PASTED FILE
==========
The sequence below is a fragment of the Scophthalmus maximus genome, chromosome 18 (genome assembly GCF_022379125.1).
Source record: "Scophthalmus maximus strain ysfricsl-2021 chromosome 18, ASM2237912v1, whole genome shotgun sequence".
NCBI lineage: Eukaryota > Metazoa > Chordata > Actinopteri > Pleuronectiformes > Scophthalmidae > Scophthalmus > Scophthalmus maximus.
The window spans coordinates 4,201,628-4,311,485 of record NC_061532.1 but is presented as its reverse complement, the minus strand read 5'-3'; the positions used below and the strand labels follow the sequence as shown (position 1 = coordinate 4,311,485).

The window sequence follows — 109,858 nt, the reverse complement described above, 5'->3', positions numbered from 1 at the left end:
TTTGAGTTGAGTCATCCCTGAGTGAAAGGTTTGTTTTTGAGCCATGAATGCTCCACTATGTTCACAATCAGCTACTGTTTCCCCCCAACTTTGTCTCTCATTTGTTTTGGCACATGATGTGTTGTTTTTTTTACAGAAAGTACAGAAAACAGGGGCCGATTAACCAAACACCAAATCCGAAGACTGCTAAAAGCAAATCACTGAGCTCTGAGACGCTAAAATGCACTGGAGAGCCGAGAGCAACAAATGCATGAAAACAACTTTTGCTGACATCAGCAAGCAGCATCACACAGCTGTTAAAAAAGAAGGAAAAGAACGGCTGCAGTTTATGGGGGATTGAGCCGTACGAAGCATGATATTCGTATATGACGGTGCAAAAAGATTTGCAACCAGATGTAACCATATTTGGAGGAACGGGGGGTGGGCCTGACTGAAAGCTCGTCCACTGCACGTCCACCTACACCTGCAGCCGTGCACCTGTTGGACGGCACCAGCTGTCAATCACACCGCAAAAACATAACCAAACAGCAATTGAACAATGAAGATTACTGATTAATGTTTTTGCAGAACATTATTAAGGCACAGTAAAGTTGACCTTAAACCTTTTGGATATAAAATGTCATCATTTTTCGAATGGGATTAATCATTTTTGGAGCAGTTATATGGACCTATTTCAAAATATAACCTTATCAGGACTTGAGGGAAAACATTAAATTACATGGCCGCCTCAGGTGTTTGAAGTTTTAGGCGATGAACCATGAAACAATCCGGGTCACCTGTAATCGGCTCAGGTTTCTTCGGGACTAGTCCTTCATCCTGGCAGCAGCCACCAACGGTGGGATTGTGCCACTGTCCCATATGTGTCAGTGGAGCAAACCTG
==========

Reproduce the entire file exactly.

The sequence below is a fragment of the Scophthalmus maximus genome, chromosome 18 (genome assembly GCF_022379125.1).
Source record: "Scophthalmus maximus strain ysfricsl-2021 chromosome 18, ASM2237912v1, whole genome shotgun sequence".
NCBI lineage: Eukaryota > Metazoa > Chordata > Actinopteri > Pleuronectiformes > Scophthalmidae > Scophthalmus > Scophthalmus maximus.
The window spans coordinates 4,201,628-4,311,485 of record NC_061532.1 but is presented as its reverse complement, the minus strand read 5'-3'; the positions used below and the strand labels follow the sequence as shown (position 1 = coordinate 4,311,485).

The window sequence follows — 109,858 nt, the reverse complement described above, 5'->3', positions numbered from 1 at the left end:
TTTGAGTTGAGTCATCCCTGAGTGAAAGGTTTGTTTTTGAGCCATGAATGCTCCACTATGTTCACAATCAGCTACTGTTTCCCCCCAACTTTGTCTCTCATTTGTTTTGGCACATGATGTGTTGTTTTTTTTACAGAAAGTACAGAAAACAGGGGCCGATTAACCAAACACCAAATCCGAAGACTGCTAAAAGCAAATCACTGAGCTCTGAGACGCTAAAATGCACTGGAGAGCCGAGAGCAACAAATGCATGAAAACAACTTTTGCTGACATCAGCAAGCAGCATCACACAGCTGTTAAAAAAGAAGGAAAAGAACGGCTGCAGTTTATGGGGGATTGAGCCGTACGAAGCATGATATTCGTATATGACGGTGCAAAAAGATTTGCAACCAGATGTAACCATATTTGGAGGAACGGGGGGTGGGCCTGACTGAAAGCTCGTCCACTGCACGTCCACCTACACCTGCAGCCGTGCACCTGTTGGACGGCACCAGCTGTCAATCACACCGCAAAAACATAACCAAACAGCAATTGAACAATGAAGATTACTGATTAATGTTTTTGCAGAACATTATTAAGGCACAGTAAAGTTGACCTTAAACCTTTTGGATATAAAATGTCATCATTTTTCGAATGGGATTAATCATTTTTGGAGCAGTTATATGGACCTATTTCAAAATATAACCTTATCAGGACTTGAGGGAAAACATTAAATTACATGGCCGCCTCAGGTGTTTGAAGTTTTAGGCGATGAACCATGAAACAATCCGGGTCACCTGTAATCGGCTCAGGTTTCTTCGGGACTAGTCCTTCATCCTGGCAGCAGCCACCAACGGTGGGATTGTGCCACTGTCCCATATGTGTCAGTGGAGCAAACCTG